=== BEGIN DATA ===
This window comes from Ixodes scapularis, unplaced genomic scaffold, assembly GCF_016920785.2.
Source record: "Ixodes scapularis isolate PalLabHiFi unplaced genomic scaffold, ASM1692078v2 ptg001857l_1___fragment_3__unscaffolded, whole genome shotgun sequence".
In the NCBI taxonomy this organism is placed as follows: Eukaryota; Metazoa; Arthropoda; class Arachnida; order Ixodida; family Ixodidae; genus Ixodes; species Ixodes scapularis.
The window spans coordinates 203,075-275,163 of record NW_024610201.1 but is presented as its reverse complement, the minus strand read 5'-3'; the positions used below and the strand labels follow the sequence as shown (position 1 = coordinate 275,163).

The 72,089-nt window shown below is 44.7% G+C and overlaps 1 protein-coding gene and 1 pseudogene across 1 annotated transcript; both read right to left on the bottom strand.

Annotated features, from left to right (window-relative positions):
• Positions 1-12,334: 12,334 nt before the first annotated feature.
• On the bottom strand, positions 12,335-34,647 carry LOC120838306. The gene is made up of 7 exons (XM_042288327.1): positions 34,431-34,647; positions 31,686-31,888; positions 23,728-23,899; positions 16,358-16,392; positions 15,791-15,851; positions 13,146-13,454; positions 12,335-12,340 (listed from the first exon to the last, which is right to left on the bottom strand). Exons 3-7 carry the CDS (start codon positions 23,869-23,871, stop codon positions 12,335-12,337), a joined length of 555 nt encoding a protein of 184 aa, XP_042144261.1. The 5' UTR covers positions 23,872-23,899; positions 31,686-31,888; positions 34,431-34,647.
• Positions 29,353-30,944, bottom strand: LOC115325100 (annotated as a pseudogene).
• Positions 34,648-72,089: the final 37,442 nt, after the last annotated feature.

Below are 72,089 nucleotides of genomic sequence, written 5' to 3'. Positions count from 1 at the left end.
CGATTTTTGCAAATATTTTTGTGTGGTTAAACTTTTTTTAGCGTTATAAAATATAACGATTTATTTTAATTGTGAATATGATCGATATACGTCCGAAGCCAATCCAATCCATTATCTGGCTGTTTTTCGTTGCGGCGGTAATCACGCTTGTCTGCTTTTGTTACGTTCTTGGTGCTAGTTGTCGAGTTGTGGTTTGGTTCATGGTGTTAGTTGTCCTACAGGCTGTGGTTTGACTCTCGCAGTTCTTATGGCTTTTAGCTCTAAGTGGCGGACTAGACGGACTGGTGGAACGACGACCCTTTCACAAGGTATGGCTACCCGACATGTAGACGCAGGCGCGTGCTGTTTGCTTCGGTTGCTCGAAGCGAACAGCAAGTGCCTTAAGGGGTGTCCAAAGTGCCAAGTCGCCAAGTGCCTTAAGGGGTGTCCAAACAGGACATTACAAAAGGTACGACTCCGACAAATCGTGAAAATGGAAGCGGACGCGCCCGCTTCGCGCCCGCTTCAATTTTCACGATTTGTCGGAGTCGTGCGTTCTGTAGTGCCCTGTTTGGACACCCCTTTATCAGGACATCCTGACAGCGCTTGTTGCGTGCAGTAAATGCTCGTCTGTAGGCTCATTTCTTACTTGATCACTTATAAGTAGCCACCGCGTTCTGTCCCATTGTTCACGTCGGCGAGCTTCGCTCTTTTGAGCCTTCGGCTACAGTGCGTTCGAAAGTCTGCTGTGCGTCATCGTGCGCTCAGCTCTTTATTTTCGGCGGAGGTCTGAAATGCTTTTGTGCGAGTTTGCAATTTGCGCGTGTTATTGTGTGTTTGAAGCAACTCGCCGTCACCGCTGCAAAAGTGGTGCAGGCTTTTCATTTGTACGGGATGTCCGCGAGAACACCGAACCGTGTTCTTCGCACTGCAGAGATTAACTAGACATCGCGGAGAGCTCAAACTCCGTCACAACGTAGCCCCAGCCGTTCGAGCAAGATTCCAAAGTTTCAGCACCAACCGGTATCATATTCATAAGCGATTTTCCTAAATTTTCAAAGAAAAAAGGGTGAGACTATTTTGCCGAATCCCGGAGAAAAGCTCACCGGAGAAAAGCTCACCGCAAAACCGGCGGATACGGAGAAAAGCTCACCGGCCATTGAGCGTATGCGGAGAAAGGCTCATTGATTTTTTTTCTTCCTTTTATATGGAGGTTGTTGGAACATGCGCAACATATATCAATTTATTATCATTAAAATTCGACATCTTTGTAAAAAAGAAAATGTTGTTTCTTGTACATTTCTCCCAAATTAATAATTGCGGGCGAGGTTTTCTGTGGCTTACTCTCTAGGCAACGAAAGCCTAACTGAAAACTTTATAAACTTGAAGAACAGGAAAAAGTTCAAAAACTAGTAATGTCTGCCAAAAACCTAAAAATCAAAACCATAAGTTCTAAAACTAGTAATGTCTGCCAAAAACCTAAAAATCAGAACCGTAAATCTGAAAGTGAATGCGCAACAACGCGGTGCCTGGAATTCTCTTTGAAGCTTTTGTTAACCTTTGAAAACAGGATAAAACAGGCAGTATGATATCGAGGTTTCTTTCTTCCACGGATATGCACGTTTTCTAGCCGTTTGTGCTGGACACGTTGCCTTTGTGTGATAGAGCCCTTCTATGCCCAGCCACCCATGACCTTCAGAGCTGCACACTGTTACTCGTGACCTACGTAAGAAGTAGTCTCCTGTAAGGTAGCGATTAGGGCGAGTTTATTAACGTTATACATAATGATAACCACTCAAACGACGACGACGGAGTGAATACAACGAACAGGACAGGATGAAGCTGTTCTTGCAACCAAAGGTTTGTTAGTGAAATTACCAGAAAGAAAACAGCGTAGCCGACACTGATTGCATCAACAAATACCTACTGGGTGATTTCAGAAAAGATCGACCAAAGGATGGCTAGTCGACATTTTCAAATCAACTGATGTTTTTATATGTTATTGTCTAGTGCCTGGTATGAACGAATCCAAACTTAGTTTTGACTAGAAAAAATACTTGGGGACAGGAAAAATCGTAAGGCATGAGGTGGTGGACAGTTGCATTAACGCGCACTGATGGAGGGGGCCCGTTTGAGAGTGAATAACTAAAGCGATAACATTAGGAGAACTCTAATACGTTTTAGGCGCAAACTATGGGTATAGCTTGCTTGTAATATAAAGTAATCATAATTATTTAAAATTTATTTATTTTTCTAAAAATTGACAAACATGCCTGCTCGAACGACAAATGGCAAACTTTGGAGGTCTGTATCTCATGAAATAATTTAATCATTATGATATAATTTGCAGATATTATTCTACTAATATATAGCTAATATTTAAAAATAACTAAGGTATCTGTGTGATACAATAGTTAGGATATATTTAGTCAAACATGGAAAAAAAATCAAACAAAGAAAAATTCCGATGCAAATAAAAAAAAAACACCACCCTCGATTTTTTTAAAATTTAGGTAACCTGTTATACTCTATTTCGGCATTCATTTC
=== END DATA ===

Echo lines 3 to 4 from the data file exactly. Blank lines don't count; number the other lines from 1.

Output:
In the NCBI taxonomy this organism is placed as follows: Eukaryota; Metazoa; Arthropoda; class Arachnida; order Ixodida; family Ixodidae; genus Ixodes; species Ixodes scapularis.
The window spans coordinates 203,075-275,163 of record NW_024610201.1 but is presented as its reverse complement, the minus strand read 5'-3'; the positions used below and the strand labels follow the sequence as shown (position 1 = coordinate 275,163).